Bacteriophages Exposed

Illustration of life cycle of bacteriophages
Lytic Cycle vs. Lysogenic Cycle courtesy Texas Gateway for Online Resources

ABSTRACT - A bacteriophage, or phage for short, is a virus that infects bacteria. They are organisms that have played and continue to play a key role in bacterial genetics and molecular biology. Being the most prevalent types of viruses, bacteriophages vary a lot in their shape and genetic material. In the process of hijacking a cell, the virus recognizes and binds to a host cell via a receptor molecule on the cell surface then the virus or its genetic material enters the cell. The viral genome is copied and its genes are expressed to make viral proteins. Completed viral particles exit the cell and can infect other cells. The lytic phage cycle is when phage infects a bacterium, hijacks the bacterium to make lots of phages, and then kills the cell by making it explode (lyse). The lysogenic cycle is when the phage inserts its DNA and it is passed on along with the cell’s own DNA. The goal of the present study was to isolate and characterize bacteriophage specific for Mycobacterium smegmatis from the soil. After conducting the experiment, it is obvious that the phage are lytic because of the plaques in the plates.

Bacteriophages Exposed

Bacteriophages were discovered in 1915 by the English bacteriologist Frederick W. Twort. A bacteriophage, or phage for short, is a virus that infects bacteria. They are fascinating organisms that have played and continue to play a key role in bacterial genetics and molecular biology.

Being the most prevalent types of viruses, bacteriophages vary a lot in their shape and genetic material. They’re a very interesting subject to study because of the their ability to kill their bacterial hosts, which makes them potential candidates to be used as tools for cures, and because of the clarity they have brought to molecular processes, including the makeup of DNA and the effects of viruses on cells.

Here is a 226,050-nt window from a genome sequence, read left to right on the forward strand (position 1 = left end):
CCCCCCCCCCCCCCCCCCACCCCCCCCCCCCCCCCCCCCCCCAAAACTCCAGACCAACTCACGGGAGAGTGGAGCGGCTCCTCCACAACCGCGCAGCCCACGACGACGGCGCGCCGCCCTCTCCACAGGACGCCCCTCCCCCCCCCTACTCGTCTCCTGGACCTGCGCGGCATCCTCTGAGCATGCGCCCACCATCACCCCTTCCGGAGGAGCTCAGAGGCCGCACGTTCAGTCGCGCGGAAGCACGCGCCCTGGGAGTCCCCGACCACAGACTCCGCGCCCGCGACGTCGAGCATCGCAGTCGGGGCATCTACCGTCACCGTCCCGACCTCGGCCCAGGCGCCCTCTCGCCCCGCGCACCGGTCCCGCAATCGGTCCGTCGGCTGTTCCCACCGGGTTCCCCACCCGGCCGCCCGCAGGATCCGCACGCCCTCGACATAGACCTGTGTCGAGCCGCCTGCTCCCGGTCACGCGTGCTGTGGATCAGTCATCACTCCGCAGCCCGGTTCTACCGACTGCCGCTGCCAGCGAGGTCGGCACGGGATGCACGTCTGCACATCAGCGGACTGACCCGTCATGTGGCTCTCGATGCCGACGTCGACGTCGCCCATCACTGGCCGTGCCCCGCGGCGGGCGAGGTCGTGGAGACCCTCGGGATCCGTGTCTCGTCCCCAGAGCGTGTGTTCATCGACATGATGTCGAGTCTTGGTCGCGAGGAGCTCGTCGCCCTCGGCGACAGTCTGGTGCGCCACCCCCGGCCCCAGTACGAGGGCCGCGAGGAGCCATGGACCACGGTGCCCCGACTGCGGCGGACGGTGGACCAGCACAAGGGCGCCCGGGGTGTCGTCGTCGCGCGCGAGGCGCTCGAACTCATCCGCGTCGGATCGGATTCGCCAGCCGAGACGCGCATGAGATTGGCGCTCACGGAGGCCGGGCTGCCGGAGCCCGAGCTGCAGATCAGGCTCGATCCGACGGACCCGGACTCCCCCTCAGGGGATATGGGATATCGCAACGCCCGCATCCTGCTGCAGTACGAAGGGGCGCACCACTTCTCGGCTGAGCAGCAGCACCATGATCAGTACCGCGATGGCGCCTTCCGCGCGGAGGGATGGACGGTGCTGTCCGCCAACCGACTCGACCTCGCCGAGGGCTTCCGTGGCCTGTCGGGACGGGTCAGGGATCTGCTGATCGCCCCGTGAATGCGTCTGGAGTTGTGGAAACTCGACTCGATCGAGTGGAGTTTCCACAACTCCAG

In the process of hijacking a cell, the virus recognizes and binds to a host cell via a receptor molecule on the cell surface then the virus or its genetic material enters the cell. The viral genome is copied and its genes are expressed to make viral proteins. New viral particles are assembled from the genome copies and viral proteins. Then, proteins of the capsid (head) assemble around the viral genome, forming a new viral particle with the genome on the inside (encased by the capsid). Finally, completed viral particles exit the cell and can infect other cells.

There are two types of phage life cycles: lytic and lysogenic. The lytic cycle is when phage infects a bacterium, hijacks the bacterium to make lots of phages, and then kills the cell by making it explode (lyse). The lysogenic cycle is when the phage infects a bacterium and inserts its DNA into the bacterial chromosome, allowing the phage DNA to be copied and passed on along with the cell’s own DNA. An important thing to note is that a phage can come out of the lysogenic cycle and go into the lytic cycle.

The goal of the present study was to isolate and characterize bacteriophage specific for Mycobacterium smegmatis from the soil. After conducting the experiment, it is obvious that the phage are lytic because of the plaques in the plates. Researching bacteriophages has and will continue to be a valuable resource for mankind because of the information it provides us about viral diseases and infections that have proven to be harmful or even fatal.

WORKS CITED

“Bacteriophages .” Khan Academy, https://www.khanacademy.org/science/biology/biology-of-viruses/virus-bio...

Grath, Stephen Mc, and Douwe van. Sinderen. Bacteriophage: Genetics and Molecular Biology. Caister Academic Press, 2007.

Loc-Carrillo, Catherine , and Stephen Abedon. “Pros and Cons of Phage Therapy.” Taylor & Francis, 1 Mar. 2011, https://www.tandfonline.com/doi/abs/10.4161/bact.1.2.14590

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